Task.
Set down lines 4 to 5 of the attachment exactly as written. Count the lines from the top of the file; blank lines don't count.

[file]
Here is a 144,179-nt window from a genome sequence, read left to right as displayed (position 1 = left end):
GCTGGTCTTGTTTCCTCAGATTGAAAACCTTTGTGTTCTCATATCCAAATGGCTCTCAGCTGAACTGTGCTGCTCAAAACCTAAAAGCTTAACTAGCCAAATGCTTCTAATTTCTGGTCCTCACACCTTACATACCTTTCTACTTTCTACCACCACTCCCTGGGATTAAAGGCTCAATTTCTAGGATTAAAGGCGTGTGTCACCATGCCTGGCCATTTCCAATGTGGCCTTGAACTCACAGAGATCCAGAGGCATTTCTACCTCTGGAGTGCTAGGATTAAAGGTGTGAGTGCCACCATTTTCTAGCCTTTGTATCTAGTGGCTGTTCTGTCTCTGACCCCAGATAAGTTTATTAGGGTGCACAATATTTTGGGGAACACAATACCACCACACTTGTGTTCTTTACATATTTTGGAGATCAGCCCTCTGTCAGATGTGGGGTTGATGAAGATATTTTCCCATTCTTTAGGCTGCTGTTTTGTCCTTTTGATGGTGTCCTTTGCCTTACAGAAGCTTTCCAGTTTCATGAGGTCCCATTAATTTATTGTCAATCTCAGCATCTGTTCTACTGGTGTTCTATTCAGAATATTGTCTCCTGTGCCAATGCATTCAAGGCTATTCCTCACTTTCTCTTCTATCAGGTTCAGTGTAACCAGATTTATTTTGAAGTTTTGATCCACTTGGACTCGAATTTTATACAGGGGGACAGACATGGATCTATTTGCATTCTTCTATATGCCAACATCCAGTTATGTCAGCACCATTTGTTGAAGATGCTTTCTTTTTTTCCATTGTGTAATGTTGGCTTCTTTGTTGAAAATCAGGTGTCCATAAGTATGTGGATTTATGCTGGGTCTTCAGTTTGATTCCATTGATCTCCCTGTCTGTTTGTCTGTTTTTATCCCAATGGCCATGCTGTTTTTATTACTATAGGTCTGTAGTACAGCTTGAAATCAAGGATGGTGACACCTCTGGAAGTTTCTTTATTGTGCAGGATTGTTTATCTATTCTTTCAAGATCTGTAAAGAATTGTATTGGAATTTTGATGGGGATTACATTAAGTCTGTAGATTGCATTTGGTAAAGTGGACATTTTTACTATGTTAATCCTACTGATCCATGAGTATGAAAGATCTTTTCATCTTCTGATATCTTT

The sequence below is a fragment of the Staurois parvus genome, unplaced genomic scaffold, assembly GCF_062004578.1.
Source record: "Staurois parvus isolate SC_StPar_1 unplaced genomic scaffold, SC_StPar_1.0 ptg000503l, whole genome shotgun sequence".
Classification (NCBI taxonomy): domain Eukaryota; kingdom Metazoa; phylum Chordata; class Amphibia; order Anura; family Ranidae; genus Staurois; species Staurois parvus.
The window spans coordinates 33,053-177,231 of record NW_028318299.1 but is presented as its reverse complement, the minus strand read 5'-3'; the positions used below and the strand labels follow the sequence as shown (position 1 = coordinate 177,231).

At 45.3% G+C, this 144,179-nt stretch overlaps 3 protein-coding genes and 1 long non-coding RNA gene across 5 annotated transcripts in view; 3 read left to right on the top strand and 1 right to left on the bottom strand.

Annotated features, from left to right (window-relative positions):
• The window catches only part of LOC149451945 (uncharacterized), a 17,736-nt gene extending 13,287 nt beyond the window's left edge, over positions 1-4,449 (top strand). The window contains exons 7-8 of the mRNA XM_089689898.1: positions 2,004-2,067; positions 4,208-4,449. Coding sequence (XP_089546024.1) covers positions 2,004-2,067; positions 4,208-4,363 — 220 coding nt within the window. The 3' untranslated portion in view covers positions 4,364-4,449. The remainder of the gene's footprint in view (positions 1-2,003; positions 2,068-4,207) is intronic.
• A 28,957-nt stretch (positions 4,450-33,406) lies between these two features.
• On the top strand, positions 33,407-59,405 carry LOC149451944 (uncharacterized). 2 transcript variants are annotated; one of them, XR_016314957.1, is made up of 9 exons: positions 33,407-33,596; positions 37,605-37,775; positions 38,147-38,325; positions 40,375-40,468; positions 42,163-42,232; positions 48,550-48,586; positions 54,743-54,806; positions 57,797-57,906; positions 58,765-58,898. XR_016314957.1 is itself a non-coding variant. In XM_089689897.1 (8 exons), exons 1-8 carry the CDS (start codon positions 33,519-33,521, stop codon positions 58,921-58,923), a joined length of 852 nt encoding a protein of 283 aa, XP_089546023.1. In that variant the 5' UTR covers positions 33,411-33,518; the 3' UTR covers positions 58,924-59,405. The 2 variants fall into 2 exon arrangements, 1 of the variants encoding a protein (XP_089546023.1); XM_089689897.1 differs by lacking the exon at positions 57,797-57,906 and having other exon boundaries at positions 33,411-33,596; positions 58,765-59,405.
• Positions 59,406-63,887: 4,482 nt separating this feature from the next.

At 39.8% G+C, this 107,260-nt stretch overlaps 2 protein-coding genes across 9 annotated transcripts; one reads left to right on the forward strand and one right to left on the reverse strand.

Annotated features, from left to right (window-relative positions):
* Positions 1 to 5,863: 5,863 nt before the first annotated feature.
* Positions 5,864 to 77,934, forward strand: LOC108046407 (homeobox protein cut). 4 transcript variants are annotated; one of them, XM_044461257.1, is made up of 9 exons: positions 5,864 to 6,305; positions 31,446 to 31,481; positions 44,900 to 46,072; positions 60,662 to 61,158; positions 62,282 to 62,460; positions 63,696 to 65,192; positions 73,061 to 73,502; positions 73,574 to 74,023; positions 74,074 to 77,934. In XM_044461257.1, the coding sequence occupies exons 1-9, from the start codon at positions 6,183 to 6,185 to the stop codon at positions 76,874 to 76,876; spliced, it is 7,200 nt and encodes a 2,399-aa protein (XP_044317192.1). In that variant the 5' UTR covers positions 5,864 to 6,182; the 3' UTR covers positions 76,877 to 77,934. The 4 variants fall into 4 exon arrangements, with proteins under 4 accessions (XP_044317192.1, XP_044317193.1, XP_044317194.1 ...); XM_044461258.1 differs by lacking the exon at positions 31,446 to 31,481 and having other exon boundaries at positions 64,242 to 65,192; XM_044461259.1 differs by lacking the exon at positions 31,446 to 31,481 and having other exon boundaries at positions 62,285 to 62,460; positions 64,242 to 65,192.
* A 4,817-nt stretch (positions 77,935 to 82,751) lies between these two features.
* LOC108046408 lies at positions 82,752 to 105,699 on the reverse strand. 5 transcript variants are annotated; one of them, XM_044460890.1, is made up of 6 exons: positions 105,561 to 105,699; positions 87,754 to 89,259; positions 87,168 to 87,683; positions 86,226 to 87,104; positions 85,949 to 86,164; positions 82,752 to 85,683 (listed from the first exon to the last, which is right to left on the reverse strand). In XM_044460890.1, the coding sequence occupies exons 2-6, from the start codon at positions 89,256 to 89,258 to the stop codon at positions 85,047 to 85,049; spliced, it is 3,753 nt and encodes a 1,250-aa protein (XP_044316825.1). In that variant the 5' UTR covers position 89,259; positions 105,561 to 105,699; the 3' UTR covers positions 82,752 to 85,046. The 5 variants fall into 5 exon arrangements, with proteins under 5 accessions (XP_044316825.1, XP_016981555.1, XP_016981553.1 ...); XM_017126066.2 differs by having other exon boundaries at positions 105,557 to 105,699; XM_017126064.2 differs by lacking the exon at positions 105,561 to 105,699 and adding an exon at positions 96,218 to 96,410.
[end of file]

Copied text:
Source record: "Staurois parvus isolate SC_StPar_1 unplaced genomic scaffold, SC_StPar_1.0 ptg000503l, whole genome shotgun sequence".
Classification (NCBI taxonomy): domain Eukaryota; kingdom Metazoa; phylum Chordata; class Amphibia; order Anura; family Ranidae; genus Staurois; species Staurois parvus.